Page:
The government has agreed to an independent review of the Money Advice Service (MAS) following pressure from the Treasury Select Committee (TSC).
The MAS has been asked to play a role in establishing a guidance-for-all service for retirees following Budget 2014, at which chancellor George Osborne announced both increased flexibility on access to pensions and promised a "right to advice" for all those retiring.
But the government has also agreed to a review of the service.
It follows criticism of the MAS from the TSC, particularly over its value for money.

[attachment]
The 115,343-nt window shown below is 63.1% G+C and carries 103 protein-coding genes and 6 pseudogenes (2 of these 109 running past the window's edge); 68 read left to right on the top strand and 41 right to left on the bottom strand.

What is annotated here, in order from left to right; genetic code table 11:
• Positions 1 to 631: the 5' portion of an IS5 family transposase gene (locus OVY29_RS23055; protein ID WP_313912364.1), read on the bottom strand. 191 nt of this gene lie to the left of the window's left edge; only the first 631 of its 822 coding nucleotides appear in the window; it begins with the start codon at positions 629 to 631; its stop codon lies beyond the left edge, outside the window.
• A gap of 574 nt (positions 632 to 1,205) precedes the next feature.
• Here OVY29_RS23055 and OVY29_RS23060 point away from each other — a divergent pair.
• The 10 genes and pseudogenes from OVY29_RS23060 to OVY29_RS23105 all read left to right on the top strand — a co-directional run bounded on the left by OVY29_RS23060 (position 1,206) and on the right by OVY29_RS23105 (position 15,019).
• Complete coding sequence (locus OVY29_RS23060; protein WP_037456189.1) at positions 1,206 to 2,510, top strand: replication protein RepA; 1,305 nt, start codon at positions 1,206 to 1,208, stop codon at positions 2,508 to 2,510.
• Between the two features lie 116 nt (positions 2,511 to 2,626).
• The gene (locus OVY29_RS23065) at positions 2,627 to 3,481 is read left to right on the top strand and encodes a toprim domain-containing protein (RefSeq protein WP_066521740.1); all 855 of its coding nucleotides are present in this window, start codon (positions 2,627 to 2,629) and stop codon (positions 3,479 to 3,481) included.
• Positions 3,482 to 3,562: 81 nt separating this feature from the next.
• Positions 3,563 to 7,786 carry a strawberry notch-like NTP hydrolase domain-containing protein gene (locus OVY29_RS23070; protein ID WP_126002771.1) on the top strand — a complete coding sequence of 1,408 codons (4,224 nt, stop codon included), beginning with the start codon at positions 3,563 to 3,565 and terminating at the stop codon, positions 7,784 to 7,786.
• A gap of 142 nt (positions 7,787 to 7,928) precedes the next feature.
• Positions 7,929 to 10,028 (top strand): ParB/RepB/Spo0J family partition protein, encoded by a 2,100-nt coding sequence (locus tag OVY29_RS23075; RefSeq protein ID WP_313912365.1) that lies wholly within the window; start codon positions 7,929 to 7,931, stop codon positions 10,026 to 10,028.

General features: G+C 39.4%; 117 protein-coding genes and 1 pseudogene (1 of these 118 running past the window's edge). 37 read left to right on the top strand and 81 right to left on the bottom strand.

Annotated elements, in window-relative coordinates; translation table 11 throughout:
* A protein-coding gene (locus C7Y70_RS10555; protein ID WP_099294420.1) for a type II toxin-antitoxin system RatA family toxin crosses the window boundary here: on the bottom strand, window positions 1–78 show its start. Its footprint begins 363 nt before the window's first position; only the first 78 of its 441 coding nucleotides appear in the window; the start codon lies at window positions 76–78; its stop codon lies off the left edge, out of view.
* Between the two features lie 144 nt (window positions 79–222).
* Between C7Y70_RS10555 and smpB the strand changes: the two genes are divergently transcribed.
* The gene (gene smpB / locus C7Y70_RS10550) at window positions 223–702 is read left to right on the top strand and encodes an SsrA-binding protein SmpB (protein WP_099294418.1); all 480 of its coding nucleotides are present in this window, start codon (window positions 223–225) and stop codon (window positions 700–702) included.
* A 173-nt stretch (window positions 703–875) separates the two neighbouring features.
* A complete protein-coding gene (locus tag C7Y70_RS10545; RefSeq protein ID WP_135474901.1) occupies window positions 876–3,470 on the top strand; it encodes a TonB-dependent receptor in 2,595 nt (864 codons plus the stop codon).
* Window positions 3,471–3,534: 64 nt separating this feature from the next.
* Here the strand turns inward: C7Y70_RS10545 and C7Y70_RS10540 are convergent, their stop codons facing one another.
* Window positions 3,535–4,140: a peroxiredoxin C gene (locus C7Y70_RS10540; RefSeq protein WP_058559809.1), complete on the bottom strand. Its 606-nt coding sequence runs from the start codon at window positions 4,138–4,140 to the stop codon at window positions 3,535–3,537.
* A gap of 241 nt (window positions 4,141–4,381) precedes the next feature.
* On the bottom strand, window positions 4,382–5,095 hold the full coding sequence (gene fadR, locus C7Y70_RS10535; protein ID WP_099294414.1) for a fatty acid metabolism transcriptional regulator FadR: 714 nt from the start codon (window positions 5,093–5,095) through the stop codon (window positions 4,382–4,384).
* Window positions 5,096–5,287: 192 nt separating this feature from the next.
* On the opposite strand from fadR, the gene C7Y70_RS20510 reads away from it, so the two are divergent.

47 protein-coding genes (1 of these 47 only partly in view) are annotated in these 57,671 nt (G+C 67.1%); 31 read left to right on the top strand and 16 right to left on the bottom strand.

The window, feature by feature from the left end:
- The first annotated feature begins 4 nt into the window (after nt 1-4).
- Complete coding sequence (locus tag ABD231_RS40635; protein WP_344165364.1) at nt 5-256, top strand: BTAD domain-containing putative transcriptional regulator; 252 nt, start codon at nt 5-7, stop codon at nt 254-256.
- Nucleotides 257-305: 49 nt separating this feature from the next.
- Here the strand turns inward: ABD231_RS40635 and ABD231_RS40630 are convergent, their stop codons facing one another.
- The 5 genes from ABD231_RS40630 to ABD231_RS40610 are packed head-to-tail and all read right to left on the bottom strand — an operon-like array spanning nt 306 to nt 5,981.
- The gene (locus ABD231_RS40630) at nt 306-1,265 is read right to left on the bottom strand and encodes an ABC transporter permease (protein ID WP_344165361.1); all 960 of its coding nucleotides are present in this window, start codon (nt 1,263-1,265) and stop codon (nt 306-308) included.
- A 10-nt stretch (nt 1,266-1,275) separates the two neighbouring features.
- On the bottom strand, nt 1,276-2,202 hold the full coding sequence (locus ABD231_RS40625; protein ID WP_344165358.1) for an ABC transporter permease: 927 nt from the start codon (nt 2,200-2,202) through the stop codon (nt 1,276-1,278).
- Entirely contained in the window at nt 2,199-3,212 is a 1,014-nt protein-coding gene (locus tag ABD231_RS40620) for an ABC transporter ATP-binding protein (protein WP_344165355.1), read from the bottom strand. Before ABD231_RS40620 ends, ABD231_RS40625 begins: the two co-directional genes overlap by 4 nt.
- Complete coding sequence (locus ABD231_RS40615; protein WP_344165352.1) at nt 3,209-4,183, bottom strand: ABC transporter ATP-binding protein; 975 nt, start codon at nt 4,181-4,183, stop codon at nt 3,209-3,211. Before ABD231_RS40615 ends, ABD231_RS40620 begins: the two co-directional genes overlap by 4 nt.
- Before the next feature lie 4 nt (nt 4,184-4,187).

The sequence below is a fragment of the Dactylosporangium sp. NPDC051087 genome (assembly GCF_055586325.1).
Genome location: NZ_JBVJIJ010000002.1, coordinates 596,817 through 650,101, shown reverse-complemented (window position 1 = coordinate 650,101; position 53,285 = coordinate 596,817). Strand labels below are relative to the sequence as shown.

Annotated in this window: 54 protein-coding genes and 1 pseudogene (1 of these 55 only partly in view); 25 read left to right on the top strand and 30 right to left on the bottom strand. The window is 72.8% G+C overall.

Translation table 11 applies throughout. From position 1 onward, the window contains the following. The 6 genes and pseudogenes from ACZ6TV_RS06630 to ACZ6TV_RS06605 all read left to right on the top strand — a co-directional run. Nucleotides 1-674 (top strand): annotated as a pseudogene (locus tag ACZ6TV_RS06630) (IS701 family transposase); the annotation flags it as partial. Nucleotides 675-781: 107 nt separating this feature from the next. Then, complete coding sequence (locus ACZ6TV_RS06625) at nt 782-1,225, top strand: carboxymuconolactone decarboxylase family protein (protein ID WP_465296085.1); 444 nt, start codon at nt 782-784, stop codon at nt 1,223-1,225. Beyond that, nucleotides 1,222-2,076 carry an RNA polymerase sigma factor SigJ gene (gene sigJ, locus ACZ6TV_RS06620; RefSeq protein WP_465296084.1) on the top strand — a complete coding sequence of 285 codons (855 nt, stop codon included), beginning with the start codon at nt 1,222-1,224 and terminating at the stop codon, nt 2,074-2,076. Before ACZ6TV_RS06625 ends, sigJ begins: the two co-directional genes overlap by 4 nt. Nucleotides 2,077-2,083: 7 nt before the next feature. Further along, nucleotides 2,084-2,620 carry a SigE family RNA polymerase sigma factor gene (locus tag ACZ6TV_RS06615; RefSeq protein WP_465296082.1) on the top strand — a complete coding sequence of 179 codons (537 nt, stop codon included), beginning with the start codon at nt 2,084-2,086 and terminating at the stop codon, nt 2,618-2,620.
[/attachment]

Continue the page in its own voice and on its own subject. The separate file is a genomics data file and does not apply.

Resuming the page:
The chairman of the committee, Andrew Tyrie (pictured), said: "Given the seriousness of the problems identified at the MAS during our inquiry, the Treasury Committee considered an independent review to be essential. I welcome the Government's change of mind. It now agrees that this review should be independent, rather than Treasury-led.
"Our report called for the results of the review to be published no later than summer 2014. Given that the MAS has now been asked to play a role in the new financial guidance for pensioners, it is even more important that the Government gets on with it.
"It was not in a healthy state and some worthy attempts have now been made to reform it. The jury remains out on whether the MAS should be retained in its current form.
"A central task of the review will be to assess whether we should continue to channel £80m or thereabouts each year through the MAS."
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